a writing system for downscaling raster data from a high resolution A=B bitmap to a lower resolution asymmetrical bitmap where A is not equal to B by completely eliminating certain linear sequences of printed pixel rows such as selected non-adjacent pixel rows resulting in a modified bitmap with a reduced number of remaining preserved pixel rows to be printed, wherein said writing system also performs a logical operation comparing “on” pixels in the eliminated non-printing rows with “off” pixels in selected adjacent remaining preserved rows in order to preserve and transfer certain “on” pixels from an eliminated non-printing row to a remaining preserved row for printing by the cartridges on the print medium.
18. The printing system of
This application is a continuation-in-part of the commonly owned previously copending Alfaro U.S. Pat. No. 6,296,343 filed 21 Oct. 1996 entitled EDGE ENHANCEMENT DEPLETION TECHNIQUE FOR OVER-SIZED INK DROPS TO ACHIEVE HIGH RESOLUTION X/Y AXES ADDRESSABILITY IN INKJET PRINTING.
This invention relates to techniques for converting stored images of a first resolution into a printed image of a second different resolution.
A technique provides a sequence of steps for storing an image at a higher resolution such as 1200×1200 dpi in a rendering stage, and making a conversion of the image to a different asymmetrical print resolution such as 1200×600 dpi.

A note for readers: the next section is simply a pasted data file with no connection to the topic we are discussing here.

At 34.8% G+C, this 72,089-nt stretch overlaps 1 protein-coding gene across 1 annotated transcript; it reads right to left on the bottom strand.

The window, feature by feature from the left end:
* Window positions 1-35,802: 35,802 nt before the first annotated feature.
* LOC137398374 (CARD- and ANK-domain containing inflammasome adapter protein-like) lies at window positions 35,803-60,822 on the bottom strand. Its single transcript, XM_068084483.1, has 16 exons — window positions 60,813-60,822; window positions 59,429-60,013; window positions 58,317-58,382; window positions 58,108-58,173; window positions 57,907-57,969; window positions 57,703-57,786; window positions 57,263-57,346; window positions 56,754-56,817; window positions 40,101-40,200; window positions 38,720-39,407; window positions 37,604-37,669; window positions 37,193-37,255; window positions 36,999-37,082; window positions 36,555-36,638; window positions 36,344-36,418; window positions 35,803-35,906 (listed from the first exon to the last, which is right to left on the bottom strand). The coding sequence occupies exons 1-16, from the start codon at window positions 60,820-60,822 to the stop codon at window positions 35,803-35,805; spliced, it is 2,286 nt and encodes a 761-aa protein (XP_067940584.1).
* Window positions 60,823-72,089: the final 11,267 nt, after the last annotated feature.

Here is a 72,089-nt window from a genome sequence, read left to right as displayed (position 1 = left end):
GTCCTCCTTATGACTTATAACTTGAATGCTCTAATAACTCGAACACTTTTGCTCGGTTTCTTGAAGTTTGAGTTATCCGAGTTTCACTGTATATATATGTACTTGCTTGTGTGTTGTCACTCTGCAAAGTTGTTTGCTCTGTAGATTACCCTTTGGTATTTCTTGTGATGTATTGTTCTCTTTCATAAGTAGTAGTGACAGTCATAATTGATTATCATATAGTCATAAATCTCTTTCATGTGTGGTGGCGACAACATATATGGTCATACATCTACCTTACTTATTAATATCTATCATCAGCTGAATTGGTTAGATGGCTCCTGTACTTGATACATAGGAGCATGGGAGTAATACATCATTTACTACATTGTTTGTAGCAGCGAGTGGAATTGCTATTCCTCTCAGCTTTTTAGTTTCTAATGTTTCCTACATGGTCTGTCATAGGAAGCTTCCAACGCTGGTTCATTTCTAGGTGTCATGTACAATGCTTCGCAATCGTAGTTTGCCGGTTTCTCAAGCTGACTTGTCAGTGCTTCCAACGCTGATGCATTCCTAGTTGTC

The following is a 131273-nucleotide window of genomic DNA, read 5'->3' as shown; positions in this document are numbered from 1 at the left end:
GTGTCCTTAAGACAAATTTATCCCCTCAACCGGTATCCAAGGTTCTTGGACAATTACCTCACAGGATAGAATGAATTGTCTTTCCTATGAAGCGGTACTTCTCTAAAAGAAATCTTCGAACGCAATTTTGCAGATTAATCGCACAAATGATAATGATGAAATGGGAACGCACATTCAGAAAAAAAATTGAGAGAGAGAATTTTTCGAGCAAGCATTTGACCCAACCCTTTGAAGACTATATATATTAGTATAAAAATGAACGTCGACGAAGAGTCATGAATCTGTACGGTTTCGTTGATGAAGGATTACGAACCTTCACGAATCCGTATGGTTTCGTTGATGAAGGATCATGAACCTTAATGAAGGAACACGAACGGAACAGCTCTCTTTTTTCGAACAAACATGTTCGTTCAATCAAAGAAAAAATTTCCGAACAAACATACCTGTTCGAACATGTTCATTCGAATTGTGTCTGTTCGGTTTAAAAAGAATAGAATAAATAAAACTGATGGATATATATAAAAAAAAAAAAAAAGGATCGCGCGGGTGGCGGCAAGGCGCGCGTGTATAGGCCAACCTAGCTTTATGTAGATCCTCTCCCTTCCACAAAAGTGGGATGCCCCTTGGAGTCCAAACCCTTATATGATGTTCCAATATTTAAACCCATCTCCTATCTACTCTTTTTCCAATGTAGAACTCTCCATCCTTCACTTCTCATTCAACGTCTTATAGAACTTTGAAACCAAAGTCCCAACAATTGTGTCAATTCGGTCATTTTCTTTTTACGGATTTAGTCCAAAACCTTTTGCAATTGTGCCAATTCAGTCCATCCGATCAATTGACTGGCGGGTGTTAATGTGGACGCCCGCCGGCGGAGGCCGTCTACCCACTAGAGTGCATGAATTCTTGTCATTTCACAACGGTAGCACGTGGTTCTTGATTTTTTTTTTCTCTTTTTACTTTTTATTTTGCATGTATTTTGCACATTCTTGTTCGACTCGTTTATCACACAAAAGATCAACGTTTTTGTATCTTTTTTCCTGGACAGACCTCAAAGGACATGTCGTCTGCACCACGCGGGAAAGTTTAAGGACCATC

An exemplary embodiment of the invention eliminates alternate rows from the higher resolution image, with corrections made for certain “on” pixels in the eliminated rows. A final step may provide for horizontal depletion of the printed image which preserves left and right edge pixels, while an initial step may provide a narrowing of the printed image along the axis of higher resolution.
A typical embodiment of the invention is exemplified in a large format color inkjet printer/plotter as shown in
The position of the carriage assembly in the scan axis is determined precisely by the encoder strip 320. The encoder strip 320 is secured by a first stanchion 328 on one end and a second stanchion 329 on the other end. An optical reader 366 is disposed on the carriage assembly and provides carriage position signals which are utilized by the invention to achieve optimal registration of images 240 in the manner described below.
The enlarged perspective view of
The invention has been successfully demonstrated with four 600 dpi print cartridges of the type shown in
A modified carriage (not shown) may carry a removably mounted black ink cartridge similar to 120, and a tri-compartment ink cartridge (not shown) which has separate ink reservoirs for cyan, magenta and yellow ink, respectively.